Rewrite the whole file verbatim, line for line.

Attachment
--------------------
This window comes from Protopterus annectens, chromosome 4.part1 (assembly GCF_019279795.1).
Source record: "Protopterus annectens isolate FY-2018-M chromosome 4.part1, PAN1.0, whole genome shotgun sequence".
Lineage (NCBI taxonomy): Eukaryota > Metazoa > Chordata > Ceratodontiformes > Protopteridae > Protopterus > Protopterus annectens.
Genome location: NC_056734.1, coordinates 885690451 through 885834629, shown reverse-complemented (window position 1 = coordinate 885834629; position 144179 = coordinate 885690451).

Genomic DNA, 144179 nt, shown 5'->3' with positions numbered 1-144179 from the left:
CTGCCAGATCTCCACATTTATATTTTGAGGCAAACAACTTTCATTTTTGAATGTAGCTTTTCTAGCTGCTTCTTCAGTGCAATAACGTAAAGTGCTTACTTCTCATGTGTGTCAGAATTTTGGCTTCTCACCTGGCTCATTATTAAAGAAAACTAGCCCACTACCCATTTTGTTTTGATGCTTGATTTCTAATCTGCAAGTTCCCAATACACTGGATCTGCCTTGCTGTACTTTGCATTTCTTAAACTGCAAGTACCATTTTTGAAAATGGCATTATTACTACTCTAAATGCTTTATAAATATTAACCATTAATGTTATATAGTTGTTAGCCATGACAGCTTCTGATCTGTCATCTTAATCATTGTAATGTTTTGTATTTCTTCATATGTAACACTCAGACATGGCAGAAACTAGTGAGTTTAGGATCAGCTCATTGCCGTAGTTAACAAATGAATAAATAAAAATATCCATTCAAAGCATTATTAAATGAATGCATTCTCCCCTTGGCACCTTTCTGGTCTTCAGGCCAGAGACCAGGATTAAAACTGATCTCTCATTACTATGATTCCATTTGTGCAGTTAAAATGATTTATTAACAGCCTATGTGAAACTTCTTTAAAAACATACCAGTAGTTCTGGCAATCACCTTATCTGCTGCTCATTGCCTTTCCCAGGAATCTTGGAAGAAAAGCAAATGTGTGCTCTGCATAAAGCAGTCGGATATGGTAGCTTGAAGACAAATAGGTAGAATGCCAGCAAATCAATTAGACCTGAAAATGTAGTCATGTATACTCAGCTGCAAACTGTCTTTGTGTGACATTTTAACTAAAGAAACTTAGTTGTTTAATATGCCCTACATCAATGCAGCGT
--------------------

This window comes from Protopterus annectens, chromosome 4.part1 (assembly GCF_019279795.1).
Source record: "Protopterus annectens isolate FY-2018-M chromosome 4.part1, PAN1.0, whole genome shotgun sequence".
Lineage (NCBI taxonomy): Eukaryota > Metazoa > Chordata > Ceratodontiformes > Protopteridae > Protopterus > Protopterus annectens.
Genome location: NC_056734.1, coordinates 885690451 through 885834629, shown reverse-complemented (window position 1 = coordinate 885834629; position 144179 = coordinate 885690451).

Genomic DNA, 144179 nt, shown 5'->3' with positions numbered 1-144179 from the left:
CTGCCAGATCTCCACATTTATATTTTGAGGCAAACAACTTTCATTTTTGAATGTAGCTTTTCTAGCTGCTTCTTCAGTGCAATAACGTAAAGTGCTTACTTCTCATGTGTGTCAGAATTTTGGCTTCTCACCTGGCTCATTATTAAAGAAAACTAGCCCACTACCCATTTTGTTTTGATGCTTGATTTCTAATCTGCAAGTTCCCAATACACTGGATCTGCCTTGCTGTACTTTGCATTTCTTAAACTGCAAGTACCATTTTTGAAAATGGCATTATTACTACTCTAAATGCTTTATAAATATTAACCATTAATGTTATATAGTTGTTAGCCATGACAGCTTCTGATCTGTCATCTTAATCATTGTAATGTTTTGTATTTCTTCATATGTAACACTCAGACATGGCAGAAACTAGTGAGTTTAGGATCAGCTCATTGCCGTAGTTAACAAATGAATAAATAAAAATATCCATTCAAAGCATTATTAAATGAATGCATTCTCCCCTTGGCACCTTTCTGGTCTTCAGGCCAGAGACCAGGATTAAAACTGATCTCTCATTACTATGATTCCATTTGTGCAGTTAAAATGATTTATTAACAGCCTATGTGAAACTTCTTTAAAAACATACCAGTAGTTCTGGCAATCACCTTATCTGCTGCTCATTGCCTTTCCCAGGAATCTTGGAAGAAAAGCAAATGTGTGCTCTGCATAAAGCAGTCGGATATGGTAGCTTGAAGACAAATAGGTAGAATGCCAGCAAATCAATTAGACCTGAAAATGTAGTCATGTATACTCAGCTGCAAACTGTCTTTGTGTGACATTTTAACTAAAGAAACTTAGTTGTTTAATATGCCCTACATCAATGCAGCGT